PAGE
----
What skills/traits should someone have who wants to be a dialog/music mixer?
Patience – of which I have none! (I have the attention span of a 12-year-old) which is why I’m better working in television than features.
You need people skills – especially when you need to let everyone in your backfield argue (discuss) and do their thing while you wait till they’ve come to a consensus.
You need stamina and the ability to multitask. You have to be able to filter out what’s going on behind you and just do what you need to do up front. Sometimes it’s stopping and listening to what the people behind you are saying, and other times it’s continuing to work and then turning around and saying, “did I miss something?” It’s an intense balancing act. You have to move fast and move with preciseness and detail. You need to learn to gauge time and your activities within the time allotted to get something you’re happy with, and they’ll be happy with.
Izotope RX 6 – I got hip to RX a couple of years ago, and it’s fantastic. It’s saved my ass tremendously in a lot of things. If you get to know Spectral Repair, there’s a great number of things you can do.
Cedar (noise reduction) – I like to use it gently, and these days if I want to go in deeper, I can go to the RX.
Audio Ease Speakerphone – I use it on a lot of my ADR, not with the futzes but utilizing the rooms and other parts of the plugin. From my record engineer days, I know how to use the various mics to change the characteristics of the sound. There are also lots of other features within the plugin I like – it’s sort of my audio suite channel strip.
LO-FI – I’ve always been a fan of this one. Sometimes we just have to shmutz things up
Avid ProLimiter, Fab FilterDS, SA2 – we’re always fighting sibilance, and we have to keep our levels within network specs.
Those are some of my go-to plugins.
I think there are a lot more opportunities than ever before for women moving into mixing positions. The field is open to it. I don’t believe it’s even a question of being a woman mixer – it’s a qualified mixer. Years ago people would say “she’s one of the best chick mixers etc.…” and I would say, ‘” Umm … I’m a mixer” I just happen to be a chick. We are mixers. Nuff said!!
As far as getting into it and coming up through the channels – it’s a long road. It’s a very satisfying road. Ultimately, you do have to learn how to have your life, while still devoting the time needed to have the gig. I don’t buy tickets for anything unless it’s a Saturday night or Sunday … and even then I don’t know for sure; travel plans are always meant to be changed. You have to be willing to sacrifice the aspects of “normalcy” that most people are accustomed to. I tend to believe that it can be a bit more difficult for women…speaking personally, in my past experiences sometimes the men in my life have not always understood that I just can’t get up and leave a session that’s going into OT because we had planned together that night. Oh Well. That’s why those are in my past!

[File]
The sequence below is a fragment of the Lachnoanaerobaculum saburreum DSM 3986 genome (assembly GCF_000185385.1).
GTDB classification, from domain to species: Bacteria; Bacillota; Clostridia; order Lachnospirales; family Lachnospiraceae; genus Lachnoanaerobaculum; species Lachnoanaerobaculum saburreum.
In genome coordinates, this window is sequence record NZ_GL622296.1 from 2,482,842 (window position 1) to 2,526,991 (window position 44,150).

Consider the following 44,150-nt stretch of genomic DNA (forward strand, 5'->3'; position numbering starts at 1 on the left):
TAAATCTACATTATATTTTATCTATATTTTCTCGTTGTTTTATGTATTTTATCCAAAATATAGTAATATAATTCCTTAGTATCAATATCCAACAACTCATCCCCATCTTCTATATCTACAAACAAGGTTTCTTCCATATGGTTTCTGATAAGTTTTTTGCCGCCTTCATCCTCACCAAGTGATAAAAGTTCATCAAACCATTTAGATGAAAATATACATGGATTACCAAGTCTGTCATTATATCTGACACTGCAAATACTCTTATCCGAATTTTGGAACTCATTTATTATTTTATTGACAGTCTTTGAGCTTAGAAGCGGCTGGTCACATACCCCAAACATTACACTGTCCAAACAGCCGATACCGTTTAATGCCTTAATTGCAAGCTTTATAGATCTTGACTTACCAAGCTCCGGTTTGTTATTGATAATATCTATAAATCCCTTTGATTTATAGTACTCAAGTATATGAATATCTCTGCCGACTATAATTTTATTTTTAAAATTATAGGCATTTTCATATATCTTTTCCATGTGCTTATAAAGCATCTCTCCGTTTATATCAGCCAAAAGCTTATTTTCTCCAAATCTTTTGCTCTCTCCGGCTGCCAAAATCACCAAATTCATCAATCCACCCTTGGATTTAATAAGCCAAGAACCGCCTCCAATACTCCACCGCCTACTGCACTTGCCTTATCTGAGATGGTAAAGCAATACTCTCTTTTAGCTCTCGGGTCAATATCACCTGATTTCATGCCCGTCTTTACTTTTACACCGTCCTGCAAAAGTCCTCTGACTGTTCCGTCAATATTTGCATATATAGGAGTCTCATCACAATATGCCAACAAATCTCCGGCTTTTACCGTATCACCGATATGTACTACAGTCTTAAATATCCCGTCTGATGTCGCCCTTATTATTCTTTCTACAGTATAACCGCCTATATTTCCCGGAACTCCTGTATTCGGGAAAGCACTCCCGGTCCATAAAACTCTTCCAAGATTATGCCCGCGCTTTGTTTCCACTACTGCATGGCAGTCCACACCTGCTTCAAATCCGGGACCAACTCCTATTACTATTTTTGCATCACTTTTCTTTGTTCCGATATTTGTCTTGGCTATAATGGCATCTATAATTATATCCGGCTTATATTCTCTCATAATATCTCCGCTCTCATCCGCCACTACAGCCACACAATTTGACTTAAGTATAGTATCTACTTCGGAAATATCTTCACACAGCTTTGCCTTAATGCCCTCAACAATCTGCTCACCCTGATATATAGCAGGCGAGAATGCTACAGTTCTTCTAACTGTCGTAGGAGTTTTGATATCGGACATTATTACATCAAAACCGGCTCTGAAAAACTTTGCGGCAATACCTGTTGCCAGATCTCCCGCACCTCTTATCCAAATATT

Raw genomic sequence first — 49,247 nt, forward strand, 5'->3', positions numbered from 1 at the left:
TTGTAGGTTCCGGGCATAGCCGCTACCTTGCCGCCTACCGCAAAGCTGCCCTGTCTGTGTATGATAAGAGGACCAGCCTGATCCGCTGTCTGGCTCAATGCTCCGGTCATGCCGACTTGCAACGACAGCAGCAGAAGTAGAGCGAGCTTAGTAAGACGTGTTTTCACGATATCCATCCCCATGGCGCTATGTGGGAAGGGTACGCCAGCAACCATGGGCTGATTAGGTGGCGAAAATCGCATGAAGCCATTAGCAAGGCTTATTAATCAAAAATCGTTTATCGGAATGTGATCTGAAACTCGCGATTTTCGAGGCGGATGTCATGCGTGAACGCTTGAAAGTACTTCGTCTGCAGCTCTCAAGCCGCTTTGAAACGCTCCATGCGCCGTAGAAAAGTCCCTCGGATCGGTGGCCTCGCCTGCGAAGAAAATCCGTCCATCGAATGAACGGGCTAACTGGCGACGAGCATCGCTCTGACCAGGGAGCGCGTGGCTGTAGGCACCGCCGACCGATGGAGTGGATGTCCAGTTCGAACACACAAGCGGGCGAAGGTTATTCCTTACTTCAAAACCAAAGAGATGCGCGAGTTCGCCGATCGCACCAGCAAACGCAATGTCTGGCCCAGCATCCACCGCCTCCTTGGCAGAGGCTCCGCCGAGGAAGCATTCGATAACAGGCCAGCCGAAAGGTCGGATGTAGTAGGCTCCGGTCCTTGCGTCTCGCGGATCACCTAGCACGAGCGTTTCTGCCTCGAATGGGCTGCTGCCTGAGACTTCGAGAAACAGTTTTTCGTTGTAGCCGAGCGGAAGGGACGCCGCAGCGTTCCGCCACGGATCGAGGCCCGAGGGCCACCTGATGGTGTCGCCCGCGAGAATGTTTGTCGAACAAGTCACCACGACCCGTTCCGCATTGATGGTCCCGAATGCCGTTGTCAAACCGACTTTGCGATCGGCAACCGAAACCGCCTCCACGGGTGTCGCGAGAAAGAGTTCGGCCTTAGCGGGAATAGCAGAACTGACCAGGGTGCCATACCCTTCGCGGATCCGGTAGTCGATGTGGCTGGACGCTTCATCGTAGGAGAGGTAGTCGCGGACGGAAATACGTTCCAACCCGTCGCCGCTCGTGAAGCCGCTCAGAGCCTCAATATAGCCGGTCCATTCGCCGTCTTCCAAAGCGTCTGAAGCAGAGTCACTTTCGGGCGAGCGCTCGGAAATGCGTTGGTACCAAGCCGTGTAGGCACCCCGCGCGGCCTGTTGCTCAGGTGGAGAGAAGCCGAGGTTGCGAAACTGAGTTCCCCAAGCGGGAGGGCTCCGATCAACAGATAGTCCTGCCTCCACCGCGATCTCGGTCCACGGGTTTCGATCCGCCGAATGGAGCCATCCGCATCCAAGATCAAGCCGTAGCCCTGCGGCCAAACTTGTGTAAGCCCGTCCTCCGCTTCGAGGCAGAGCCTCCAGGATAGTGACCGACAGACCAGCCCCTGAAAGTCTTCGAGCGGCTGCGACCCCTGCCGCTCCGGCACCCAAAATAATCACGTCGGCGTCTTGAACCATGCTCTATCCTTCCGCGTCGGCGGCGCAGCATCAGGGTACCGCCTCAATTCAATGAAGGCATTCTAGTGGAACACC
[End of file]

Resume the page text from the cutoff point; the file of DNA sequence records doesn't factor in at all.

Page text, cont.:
How do you find work-life balance?
What balances me is being able to go and spend a couple of weeks at my home in Mexico – or as I call it “in my other world.” I will always try to get out of town when I’m not working. When I’m in town and have time off, I try and catch up with my friends, more time with my man and then there’s my other passion which is baking bread. I was informed almost nine years ago that I had to get off gluten. After asking wtf that was, I started researching on the internet and experimenting with baking. Now, I grind all my own flours and bake whenever I have the time. It’s just all mixing! Be it flours or eq’s or levels..it’s mixing to get what you want. It’s sort of like my out of the dub stage Zen place!
I think a mixer can only mix for what they hear, and that doesn’t always please everybody all the time. I’ve left shows because I’ve felt I wasn’t the right person for the job anymore.. and sometimes it’s the clients that want to make a change… shit happens, I’ve learned that you have to just roll with it.
At this point in my career I want to continue to work with people I respect and enjoy, and with people who allow me the freedom to be creative and fulfilled in my work. As far back as I can remember I’ve always tried to be as honest as possible and give 150% of myself to all my projects. I truly don’t know how to do it half-assed! My best explanation of what I tell people I do for a living is “I get to play in a big sandbox with a bunch of crazy people, and paint pictures with sound.” Gotta love that.